Atari Graphic resolution

The Atari ST have 3 screen resolutions:

  • 640x400 monochrome resolution referred as the High resolution (Hi-res) mode,

  • 640x200 4 colors resolution referred as  Medium resolutions (Med-res) mode,

  • 320x200 16 colors resolution referred as the Low resolution (Low-res) mode.

The original  STF/STFM have of 512 color palette, but starting with the STE this palette has been increased to 4096. Definition/selection of the 4 or 16 colors from the 512/4096 color's palette is done with the control panel accessory and for monochrome resolution the same panel accessory can be sed to select either black on white (the default) or white on black mode.

Switching between Mid/Low-res is done in the set preference dialog box of the option menu and switching to Hi-res requires either to connect a monochrome monitor's cable or to use a video switcher. In all cases switching between any of the resolution modes reset the Atari.

Connecting to a TV Set

STFM and some later models were equipped with an RF Modulator allowing them to be connected to a TV's antenna connector. You then need to tune into the correct channel on the TV to get the ST picture.
In some countries, Atari shipped machines with a SCART/Peritel cable that plugs into the monitor port instead of the RF Modulator. In this case you need the adequate cable and a SCART/Peritel equipped TV set. No tuning is required, and the RGB picture is better quality than RF. These cables might still be available from some Atari dealers, but it is also quite easy to build one. As a TV connection act exactly like an Atari Color Monitor it will only display low or medium resolution modes (see above).

Atari monitors

Depending on the graphic resolution you need to connect two different types of Atari monitors:

  • Hi-res monochrome (640x400) requires the SM124 Atari high resolution monitors. These monitors have a very stable, although small, display.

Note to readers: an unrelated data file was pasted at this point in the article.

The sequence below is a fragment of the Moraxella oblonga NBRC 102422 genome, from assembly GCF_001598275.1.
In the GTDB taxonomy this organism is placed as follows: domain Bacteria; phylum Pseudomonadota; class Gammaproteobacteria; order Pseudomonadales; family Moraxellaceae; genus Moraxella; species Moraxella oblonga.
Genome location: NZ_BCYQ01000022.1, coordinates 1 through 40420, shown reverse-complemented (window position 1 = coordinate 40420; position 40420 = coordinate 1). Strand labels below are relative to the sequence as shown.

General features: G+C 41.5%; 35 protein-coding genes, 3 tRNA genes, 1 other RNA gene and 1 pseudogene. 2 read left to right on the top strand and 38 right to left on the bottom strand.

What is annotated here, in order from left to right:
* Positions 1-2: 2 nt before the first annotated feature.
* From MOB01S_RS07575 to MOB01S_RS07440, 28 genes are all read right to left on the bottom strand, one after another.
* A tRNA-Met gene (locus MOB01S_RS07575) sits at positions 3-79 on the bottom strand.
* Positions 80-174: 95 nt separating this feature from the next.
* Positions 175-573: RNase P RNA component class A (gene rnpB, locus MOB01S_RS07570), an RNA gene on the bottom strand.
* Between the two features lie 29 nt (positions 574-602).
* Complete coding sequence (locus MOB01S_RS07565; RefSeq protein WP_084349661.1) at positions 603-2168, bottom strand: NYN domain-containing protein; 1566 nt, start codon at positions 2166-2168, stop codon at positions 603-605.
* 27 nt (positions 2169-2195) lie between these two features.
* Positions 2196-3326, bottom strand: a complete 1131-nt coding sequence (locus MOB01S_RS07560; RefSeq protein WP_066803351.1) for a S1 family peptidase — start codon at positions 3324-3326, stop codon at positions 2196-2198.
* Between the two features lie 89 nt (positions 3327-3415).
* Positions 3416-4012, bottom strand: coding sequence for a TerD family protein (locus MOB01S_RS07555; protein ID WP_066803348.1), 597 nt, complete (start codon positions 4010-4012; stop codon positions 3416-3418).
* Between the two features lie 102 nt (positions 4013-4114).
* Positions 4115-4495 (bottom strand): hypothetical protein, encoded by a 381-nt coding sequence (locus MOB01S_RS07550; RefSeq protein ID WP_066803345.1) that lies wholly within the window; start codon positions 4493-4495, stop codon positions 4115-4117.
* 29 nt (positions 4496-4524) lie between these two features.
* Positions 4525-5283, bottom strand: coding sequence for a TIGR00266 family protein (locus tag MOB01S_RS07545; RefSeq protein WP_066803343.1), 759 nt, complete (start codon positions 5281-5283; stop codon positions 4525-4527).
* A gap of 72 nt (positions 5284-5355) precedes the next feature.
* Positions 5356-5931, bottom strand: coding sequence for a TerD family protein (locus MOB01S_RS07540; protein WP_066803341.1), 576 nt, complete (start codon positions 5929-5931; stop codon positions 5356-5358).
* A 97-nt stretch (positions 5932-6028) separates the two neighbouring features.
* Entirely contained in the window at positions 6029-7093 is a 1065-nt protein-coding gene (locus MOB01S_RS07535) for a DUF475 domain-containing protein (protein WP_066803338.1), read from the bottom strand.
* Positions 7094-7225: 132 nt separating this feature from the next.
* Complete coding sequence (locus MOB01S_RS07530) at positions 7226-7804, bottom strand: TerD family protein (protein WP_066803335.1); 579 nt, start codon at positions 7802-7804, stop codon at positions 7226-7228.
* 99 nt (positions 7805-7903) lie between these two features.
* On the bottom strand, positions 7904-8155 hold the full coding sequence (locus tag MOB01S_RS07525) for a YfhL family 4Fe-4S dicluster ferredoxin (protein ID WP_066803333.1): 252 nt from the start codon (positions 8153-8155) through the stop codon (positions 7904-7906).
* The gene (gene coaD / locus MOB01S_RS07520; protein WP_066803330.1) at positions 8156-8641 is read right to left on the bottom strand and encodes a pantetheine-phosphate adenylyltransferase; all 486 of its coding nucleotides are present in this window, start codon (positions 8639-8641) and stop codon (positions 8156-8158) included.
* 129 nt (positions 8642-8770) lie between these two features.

• Med-res (640x200/4 colors) and Low-res (320x200/16 colors) requires the SC1224 Atari color monitors.

It is important to note that the SM124 monochrome monitor can only display Hi-resolution images, and that the SC1224 color monitor (or TV for that matter) can only display Mid-resolution and Low-resolution images. As most games require Med/Low-res color and most application programs require Hi-res monochrome the choice of your monitor is important and this is also why many people ended up having both. Note that If you have both monitors you normally have to plug and unplug video cable each time you need to switch from one to the other unless you buy an Atari monitor switcher that allow you to switch back and forth between the two monitors at the toggle of a switch!

It is also important to know that monitors from Atari includes an audio amplifier, with a volume control knob, and a speaker for hearing Atari sound. On the STF/STFM models the only connector to provide the sound output is the one that connect to the monitors. On the STE there are two extra RCA connectors to output stereo sound. Note that well designed SCART/Peritel cable carry the sound to the TV set.

These two monitors cannot be connected to an Atari TT, as this machine requires a VGA monitor.

VGA/SVGA or Multisync monitors

In order to connect a VGA/SVGA/Multisync monitor to an Atari it need to supports RGB signals, and the following refresh rates for the horizontal and vertical synchronization signals (Note the second part of the table contains the measurements I made on an European Atari STE):